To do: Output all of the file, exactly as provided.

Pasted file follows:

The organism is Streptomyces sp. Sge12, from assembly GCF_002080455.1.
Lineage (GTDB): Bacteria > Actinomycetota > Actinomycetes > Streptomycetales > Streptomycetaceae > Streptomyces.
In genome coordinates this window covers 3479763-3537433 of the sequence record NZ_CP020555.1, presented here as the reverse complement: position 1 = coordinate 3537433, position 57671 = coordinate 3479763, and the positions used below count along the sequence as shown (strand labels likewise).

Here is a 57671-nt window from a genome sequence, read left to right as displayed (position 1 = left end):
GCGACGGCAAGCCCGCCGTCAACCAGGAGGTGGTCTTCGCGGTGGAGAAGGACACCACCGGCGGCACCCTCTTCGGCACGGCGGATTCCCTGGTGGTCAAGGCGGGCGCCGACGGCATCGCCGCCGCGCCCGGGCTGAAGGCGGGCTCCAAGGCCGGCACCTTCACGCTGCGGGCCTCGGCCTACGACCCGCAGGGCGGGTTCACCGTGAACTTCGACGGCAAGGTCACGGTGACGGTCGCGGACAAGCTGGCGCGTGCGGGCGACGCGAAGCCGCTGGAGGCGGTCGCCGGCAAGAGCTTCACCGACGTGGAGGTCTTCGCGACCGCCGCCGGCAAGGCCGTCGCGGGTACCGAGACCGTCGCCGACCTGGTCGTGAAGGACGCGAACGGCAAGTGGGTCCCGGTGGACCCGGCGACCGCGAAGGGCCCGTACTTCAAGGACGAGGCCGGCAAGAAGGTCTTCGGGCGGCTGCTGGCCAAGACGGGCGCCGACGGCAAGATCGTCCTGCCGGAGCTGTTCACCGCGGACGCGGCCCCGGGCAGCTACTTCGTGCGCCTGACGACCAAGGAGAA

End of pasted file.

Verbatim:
The organism is Streptomyces sp. Sge12, from assembly GCF_002080455.1.
Lineage (GTDB): Bacteria > Actinomycetota > Actinomycetes > Streptomycetales > Streptomycetaceae > Streptomyces.
In genome coordinates this window covers 3479763-3537433 of the sequence record NZ_CP020555.1, presented here as the reverse complement: position 1 = coordinate 3537433, position 57671 = coordinate 3479763, and the positions used below count along the sequence as shown (strand labels likewise).

Here is a 57671-nt window from a genome sequence, read left to right as displayed (position 1 = left end):
GCGACGGCAAGCCCGCCGTCAACCAGGAGGTGGTCTTCGCGGTGGAGAAGGACACCACCGGCGGCACCCTCTTCGGCACGGCGGATTCCCTGGTGGTCAAGGCGGGCGCCGACGGCATCGCCGCCGCGCCCGGGCTGAAGGCGGGCTCCAAGGCCGGCACCTTCACGCTGCGGGCCTCGGCCTACGACCCGCAGGGCGGGTTCACCGTGAACTTCGACGGCAAGGTCACGGTGACGGTCGCGGACAAGCTGGCGCGTGCGGGCGACGCGAAGCCGCTGGAGGCGGTCGCCGGCAAGAGCTTCACCGACGTGGAGGTCTTCGCGACCGCCGCCGGCAAGGCCGTCGCGGGTACCGAGACCGTCGCCGACCTGGTCGTGAAGGACGCGAACGGCAAGTGGGTCCCGGTGGACCCGGCGACCGCGAAGGGCCCGTACTTCAAGGACGAGGCCGGCAAGAAGGTCTTCGGGCGGCTGCTGGCCAAGACGGGCGCCGACGGCAAGATCGTCCTGCCGGAGCTGTTCACCGCGGACGCGGCCCCGGGCAGCTACTTCGTGCGCCTGACGACCAAGGAGAA